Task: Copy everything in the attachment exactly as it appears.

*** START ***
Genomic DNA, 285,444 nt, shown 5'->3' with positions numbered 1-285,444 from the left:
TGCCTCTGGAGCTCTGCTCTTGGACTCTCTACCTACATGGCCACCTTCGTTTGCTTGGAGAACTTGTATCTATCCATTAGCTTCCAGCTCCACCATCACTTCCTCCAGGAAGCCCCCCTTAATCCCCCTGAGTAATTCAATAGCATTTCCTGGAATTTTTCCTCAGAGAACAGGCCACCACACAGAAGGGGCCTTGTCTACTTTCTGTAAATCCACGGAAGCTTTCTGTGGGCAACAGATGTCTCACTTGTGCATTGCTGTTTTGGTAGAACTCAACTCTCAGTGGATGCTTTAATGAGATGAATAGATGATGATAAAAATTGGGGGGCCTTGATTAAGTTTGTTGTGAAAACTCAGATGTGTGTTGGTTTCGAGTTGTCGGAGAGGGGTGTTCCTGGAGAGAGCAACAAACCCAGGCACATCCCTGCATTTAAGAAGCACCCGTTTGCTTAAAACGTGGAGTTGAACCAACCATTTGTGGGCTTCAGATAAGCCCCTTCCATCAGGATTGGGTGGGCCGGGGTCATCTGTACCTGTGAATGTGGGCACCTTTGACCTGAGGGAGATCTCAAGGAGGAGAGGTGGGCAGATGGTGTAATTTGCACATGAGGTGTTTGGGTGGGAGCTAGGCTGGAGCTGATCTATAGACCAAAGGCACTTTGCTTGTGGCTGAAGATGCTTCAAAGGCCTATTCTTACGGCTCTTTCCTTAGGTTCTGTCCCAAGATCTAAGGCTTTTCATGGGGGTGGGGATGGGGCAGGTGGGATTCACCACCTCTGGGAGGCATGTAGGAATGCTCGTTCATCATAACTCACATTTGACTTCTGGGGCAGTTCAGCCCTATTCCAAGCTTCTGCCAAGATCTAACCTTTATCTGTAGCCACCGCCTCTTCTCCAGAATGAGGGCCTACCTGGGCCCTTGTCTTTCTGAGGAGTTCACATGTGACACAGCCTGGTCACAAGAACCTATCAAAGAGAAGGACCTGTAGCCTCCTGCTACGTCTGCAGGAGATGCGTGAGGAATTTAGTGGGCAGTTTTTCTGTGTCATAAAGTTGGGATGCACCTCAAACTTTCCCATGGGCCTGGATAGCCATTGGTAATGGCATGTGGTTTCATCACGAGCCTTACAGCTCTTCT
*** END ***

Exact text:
Genomic DNA, 285,444 nt, shown 5'->3' with positions numbered 1-285,444 from the left:
TGCCTCTGGAGCTCTGCTCTTGGACTCTCTACCTACATGGCCACCTTCGTTTGCTTGGAGAACTTGTATCTATCCATTAGCTTCCAGCTCCACCATCACTTCCTCCAGGAAGCCCCCCTTAATCCCCCTGAGTAATTCAATAGCATTTCCTGGAATTTTTCCTCAGAGAACAGGCCACCACACAGAAGGGGCCTTGTCTACTTTCTGTAAATCCACGGAAGCTTTCTGTGGGCAACAGATGTCTCACTTGTGCATTGCTGTTTTGGTAGAACTCAACTCTCAGTGGATGCTTTAATGAGATGAATAGATGATGATAAAAATTGGGGGGCCTTGATTAAGTTTGTTGTGAAAACTCAGATGTGTGTTGGTTTCGAGTTGTCGGAGAGGGGTGTTCCTGGAGAGAGCAACAAACCCAGGCACATCCCTGCATTTAAGAAGCACCCGTTTGCTTAAAACGTGGAGTTGAACCAACCATTTGTGGGCTTCAGATAAGCCCCTTCCATCAGGATTGGGTGGGCCGGGGTCATCTGTACCTGTGAATGTGGGCACCTTTGACCTGAGGGAGATCTCAAGGAGGAGAGGTGGGCAGATGGTGTAATTTGCACATGAGGTGTTTGGGTGGGAGCTAGGCTGGAGCTGATCTATAGACCAAAGGCACTTTGCTTGTGGCTGAAGATGCTTCAAAGGCCTATTCTTACGGCTCTTTCCTTAGGTTCTGTCCCAAGATCTAAGGCTTTTCATGGGGGTGGGGATGGGGCAGGTGGGATTCACCACCTCTGGGAGGCATGTAGGAATGCTCGTTCATCATAACTCACATTTGACTTCTGGGGCAGTTCAGCCCTATTCCAAGCTTCTGCCAAGATCTAACCTTTATCTGTAGCCACCGCCTCTTCTCCAGAATGAGGGCCTACCTGGGCCCTTGTCTTTCTGAGGAGTTCACATGTGACACAGCCTGGTCACAAGAACCTATCAAAGAGAAGGACCTGTAGCCTCCTGCTACGTCTGCAGGAGATGCGTGAGGAATTTAGTGGGCAGTTTTTCTGTGTCATAAAGTTGGGATGCACCTCAAACTTTCCCATGGGCCTGGATAGCCATTGGTAATGGCATGTGGTTTCATCACGAGCCTTACAGCTCTTCT